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Clear Ice and Snow From Your Vehicle

If there has been a storm, allow the plows to do their job before you head out, Weis says. Have a brush to clear all of the ice and snow from your vehicle before you start driving.

Don't skip the roof of the car, because snow can fall on rear and front windows while you are driving, blocking your vision unexpectedly. Make sure your lights are visible and not covered with snow and ice as well.

You should also warm up your vehicle before you drive, but according to AAA don't do so in an enclosed space like a garage. Car exhaust is a common source of carbon monoxide, and adequate ventilation is necessary to avoid carbon monoxide poisoning.

Recognize When You Are in No Condition to Drive

The car isn't the only thing that needs to be prepared -- the driver does, too. That's why Weis says you should avoid driving when you don't feel well. If you are tired or have been drinking, steer clear of the wheel.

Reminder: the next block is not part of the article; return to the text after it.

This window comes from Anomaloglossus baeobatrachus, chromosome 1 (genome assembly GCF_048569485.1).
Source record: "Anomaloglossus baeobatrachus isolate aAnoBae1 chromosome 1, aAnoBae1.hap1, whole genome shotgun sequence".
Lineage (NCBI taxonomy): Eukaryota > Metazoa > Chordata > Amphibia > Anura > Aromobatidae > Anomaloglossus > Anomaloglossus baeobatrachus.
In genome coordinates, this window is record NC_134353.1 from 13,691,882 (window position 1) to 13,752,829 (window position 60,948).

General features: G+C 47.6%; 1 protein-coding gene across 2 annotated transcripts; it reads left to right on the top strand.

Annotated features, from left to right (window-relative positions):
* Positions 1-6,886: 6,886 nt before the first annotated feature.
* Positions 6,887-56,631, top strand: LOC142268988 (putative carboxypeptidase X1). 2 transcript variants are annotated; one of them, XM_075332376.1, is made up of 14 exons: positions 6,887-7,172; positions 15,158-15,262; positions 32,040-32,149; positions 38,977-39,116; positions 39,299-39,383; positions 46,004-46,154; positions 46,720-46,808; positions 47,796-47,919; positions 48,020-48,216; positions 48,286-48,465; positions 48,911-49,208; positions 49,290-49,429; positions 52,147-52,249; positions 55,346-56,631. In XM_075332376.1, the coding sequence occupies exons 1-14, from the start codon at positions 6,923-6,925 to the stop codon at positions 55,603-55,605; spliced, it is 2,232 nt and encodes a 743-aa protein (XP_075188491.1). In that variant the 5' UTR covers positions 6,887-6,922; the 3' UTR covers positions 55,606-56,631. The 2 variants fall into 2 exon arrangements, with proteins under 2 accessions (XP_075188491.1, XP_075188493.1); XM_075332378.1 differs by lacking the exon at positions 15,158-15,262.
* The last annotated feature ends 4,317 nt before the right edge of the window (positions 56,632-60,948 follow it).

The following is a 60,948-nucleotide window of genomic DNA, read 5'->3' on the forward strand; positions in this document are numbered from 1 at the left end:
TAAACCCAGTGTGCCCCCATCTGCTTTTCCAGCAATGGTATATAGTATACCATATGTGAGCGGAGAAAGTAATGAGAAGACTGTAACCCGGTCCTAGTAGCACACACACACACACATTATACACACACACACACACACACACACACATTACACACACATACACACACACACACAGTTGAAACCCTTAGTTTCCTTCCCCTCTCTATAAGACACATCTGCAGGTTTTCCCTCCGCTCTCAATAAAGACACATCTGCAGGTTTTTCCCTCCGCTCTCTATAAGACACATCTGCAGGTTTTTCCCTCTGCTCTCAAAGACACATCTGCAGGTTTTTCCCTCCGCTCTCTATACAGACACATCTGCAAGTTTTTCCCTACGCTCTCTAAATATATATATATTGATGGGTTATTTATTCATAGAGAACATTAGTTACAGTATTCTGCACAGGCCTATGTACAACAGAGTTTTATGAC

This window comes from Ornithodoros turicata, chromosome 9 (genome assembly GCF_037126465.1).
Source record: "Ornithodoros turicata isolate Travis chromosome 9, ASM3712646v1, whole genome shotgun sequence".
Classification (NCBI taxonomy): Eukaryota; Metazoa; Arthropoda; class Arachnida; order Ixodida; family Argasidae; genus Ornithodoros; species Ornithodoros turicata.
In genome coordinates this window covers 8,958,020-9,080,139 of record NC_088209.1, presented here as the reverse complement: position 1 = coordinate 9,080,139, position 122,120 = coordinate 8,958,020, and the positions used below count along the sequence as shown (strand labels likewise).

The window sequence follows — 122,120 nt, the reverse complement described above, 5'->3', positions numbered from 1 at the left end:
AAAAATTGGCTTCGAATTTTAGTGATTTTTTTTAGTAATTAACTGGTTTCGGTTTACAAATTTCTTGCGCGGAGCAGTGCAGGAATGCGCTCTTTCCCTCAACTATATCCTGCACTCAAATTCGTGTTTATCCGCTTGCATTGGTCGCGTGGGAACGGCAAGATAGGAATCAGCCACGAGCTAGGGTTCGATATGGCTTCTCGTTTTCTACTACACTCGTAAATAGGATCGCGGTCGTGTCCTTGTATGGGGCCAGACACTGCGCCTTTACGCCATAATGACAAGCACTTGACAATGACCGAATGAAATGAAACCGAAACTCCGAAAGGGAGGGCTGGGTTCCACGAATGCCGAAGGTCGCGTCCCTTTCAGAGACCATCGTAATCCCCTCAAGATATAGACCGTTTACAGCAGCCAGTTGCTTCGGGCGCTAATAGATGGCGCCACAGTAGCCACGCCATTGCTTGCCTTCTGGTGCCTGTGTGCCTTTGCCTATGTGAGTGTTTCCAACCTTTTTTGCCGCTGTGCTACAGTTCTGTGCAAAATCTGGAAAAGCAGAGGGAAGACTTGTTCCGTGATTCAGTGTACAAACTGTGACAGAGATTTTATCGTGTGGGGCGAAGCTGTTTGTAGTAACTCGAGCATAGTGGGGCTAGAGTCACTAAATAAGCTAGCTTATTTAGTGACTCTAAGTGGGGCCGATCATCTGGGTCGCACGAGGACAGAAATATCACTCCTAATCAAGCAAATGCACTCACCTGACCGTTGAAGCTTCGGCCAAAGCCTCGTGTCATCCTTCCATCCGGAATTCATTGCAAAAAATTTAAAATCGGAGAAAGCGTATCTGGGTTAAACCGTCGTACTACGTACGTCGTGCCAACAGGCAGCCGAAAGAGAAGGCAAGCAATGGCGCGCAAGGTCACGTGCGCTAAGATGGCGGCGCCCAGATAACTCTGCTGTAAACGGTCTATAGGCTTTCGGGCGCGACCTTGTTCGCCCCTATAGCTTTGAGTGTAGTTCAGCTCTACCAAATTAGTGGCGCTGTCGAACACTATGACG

Share These Tips With Your Teens

Motor vehicle accidents are a leading cause of death among teenagers, according to a study conducted by the National Institutes of Health. It's even more important, therefore, that you discuss winter driving safety with your family if you have teenage drivers.

Remember, it's never too late to prepare yourself and your vehicle for the winter months. Gilman says she got lucky. "I drive much slower now during bad weather, and I keep my distance from other vehicles," she says. She learned the hard way. Hopefully you don't have to.

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